Addendum: a summary piece from the Daily Mail that includes pictures of the club, some of the providers, and the hotel.

Economics thought of the day #1

On the framers of the US constitution:
"The called themselves framers because they were into mechanism design"
From Tom Sargeant's recent talk at Michigan.

The wages of (certain kinds of) sin

The porn actress turned teacher in Oxnard, California that I blogged about before has been fired (link is on the edge of being SFW)

In a well-ordered world, she would now go on to sue and win a large settlement against the school district, but my guess is that is not what happens.

Saturday, April 21, 2012

Music: Loudon Wainwright III and Lucy Wainwright Roche

Loudon and Lucy (his daughter with one of the Roche sisters) put on a most excellent, sold out show last night at the Ark in Ann Arbor, complete with standing ovation at the end. reports on a pre-concert dinner at Zingerman's.

My favorite song was this one:

Loudon plays tonight at the Old Town School of Folk Music in Chicago; Lucy plays in Portsmouth, New Hampshire.

Both are always worth the time.

Monitoring the monitors

A very calm, considered and informative piece from reason on how to go about recording the police.

Thursday, April 19, 2012

Oh Canada

I learned last night that some people (who should best remain anonymous but may or may not work for the US federal government or a related quasi-governmental entity) refer to Canada, our very patient, and very polite, neighbor to the north, as "America's hat".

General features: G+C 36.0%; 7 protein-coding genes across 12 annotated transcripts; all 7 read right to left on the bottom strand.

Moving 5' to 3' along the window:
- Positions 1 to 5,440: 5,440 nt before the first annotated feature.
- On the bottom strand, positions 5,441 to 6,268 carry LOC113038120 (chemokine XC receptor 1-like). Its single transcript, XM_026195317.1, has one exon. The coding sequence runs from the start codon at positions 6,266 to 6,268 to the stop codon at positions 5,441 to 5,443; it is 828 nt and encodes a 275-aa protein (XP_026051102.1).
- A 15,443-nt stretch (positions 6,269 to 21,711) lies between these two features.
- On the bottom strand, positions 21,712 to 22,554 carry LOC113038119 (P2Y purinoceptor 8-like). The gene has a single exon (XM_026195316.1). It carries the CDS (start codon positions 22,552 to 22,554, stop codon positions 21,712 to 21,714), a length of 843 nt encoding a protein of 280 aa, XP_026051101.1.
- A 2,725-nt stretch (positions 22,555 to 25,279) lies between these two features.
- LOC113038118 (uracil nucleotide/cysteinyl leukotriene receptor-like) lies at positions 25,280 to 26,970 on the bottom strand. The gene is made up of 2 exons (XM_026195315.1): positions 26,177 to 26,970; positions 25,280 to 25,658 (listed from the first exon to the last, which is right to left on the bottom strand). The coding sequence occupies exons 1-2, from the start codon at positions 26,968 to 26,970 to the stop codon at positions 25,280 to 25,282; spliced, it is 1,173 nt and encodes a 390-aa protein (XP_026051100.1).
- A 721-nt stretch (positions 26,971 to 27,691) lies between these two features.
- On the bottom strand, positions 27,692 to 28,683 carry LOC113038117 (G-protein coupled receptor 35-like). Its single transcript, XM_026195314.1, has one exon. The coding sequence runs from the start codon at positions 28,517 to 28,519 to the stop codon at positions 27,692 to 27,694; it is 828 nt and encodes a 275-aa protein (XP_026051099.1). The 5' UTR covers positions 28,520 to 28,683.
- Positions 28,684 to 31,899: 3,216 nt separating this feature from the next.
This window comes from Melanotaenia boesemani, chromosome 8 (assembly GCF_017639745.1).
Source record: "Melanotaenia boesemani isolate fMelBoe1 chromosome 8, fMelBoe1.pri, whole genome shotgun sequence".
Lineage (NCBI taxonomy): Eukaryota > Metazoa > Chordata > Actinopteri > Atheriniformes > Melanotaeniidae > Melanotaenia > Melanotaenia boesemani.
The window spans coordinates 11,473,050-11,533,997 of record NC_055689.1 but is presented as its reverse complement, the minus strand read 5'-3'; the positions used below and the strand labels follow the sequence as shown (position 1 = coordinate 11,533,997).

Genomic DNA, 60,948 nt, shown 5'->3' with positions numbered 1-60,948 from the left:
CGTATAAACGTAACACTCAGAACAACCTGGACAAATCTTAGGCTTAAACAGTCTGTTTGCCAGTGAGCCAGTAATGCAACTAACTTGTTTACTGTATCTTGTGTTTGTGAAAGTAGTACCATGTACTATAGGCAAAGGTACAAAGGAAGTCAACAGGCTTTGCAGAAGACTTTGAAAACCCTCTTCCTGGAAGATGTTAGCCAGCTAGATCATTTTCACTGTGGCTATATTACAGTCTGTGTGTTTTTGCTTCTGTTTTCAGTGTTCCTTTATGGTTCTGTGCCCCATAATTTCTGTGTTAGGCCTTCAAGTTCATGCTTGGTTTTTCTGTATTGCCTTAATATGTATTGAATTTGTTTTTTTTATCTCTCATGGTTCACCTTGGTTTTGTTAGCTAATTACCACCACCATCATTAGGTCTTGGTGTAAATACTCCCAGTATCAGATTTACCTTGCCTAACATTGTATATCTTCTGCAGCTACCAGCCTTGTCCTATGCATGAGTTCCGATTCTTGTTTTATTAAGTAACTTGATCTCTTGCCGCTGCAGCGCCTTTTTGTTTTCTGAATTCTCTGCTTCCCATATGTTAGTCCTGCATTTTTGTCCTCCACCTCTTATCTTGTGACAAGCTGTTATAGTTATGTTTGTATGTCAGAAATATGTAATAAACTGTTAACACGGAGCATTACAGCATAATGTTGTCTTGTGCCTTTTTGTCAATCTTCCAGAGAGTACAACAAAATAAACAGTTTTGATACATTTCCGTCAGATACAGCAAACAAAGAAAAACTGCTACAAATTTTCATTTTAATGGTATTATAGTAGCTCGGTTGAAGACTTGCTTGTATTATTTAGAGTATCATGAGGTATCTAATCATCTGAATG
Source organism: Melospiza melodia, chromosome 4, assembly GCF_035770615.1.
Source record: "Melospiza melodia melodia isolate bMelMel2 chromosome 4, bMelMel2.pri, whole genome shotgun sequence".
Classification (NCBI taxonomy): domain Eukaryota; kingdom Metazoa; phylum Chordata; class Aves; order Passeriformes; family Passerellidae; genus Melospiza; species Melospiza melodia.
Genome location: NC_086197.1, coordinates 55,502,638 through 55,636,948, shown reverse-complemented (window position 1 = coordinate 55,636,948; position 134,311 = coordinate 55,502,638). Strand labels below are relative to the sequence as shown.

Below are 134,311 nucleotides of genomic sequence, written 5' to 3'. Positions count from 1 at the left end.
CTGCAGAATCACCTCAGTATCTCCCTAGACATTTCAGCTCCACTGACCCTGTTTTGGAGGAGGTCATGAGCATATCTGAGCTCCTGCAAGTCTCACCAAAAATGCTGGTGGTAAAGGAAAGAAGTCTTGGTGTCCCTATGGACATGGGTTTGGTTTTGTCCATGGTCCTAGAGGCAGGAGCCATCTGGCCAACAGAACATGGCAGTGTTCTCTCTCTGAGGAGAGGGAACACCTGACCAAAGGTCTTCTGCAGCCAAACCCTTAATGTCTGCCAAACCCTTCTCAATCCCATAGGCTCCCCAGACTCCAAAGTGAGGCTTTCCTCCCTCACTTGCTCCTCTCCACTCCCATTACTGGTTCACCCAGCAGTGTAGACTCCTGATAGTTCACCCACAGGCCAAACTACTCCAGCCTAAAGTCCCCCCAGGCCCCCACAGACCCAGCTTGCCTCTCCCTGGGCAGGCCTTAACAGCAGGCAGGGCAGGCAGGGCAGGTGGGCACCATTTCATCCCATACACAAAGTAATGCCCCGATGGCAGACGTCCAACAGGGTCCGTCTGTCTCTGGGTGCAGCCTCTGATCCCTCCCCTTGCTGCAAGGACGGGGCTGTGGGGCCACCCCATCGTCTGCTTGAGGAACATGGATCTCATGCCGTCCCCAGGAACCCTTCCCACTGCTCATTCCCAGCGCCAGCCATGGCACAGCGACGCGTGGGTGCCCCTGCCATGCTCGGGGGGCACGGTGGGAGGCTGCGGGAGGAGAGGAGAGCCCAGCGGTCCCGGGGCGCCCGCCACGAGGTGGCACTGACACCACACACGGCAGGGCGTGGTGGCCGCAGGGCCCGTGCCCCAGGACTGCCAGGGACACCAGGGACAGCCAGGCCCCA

That, in turn, reminded me of my very favorite Onion story ever, which appeared back in the days when I myself lived in Canada.

Word of the day: zedification

"zedification" - to normalize a random variable by subtracting off the mean and dividing through by the standard deviation. Recall that the world outside the US refers to "z" as "zed" rather than "zee".

Tuesday, April 17, 2012

Assorted links

1. America's dumbest cops: meet Officer 69 of the Santa Fe PD, who forgot all about his dashboard camera.

2. I think this is called getting a bad draw on your parents.

3. Travel tips from the legal nomad.

4. picks on Rachel Maddow for writing about things without reading the relevant literature. I thought the blue team was the team of science?

5. Partisan differentiation disorder: geographic confusion edition.

Hat tip on #1 to Charlie Brown; #2 is via instapundit, #3 via MR.

Obama on drugs

From an article in one of the Economist blogs comes this quote from our most benevolent and esteemed great leader:
I personally, and my administration’s position, is that legalisation is not the answer; that, in fact, if you think about how it would end up operating, that the capacity of a large-scale drug trade to dominate certain countries if they were allowed to operate legally without any constraint could be just as corrupting if not more corrupting than the status quo.
So, it seems to me that we actually have some pretty compelling empirical evidence that this is false. It is called Pfizer, which is a large drug company that operates quite legally in the United States without, it seems, causing massive corruption. To be sure, it operates not "without any constraint" but rather with many constraints imposed specifically on drug companies, such as the FDA approval regime, and with many constraints imposed on all public companies, such as Sarbanes-Oxley and with all the constraints imposed on both public and private companies. The latter constraints, and perhaps some of the others, would operate on any legal company selling, say, marijuana, as well. Certainly, corporations operating legally are not free of corrupting influence - think Solyndra subsidies or Boeing and the Export-Import bank - but I see no reason to think that marijuana companies would be more or less corrupt, or corrupting, than other sorts of companies.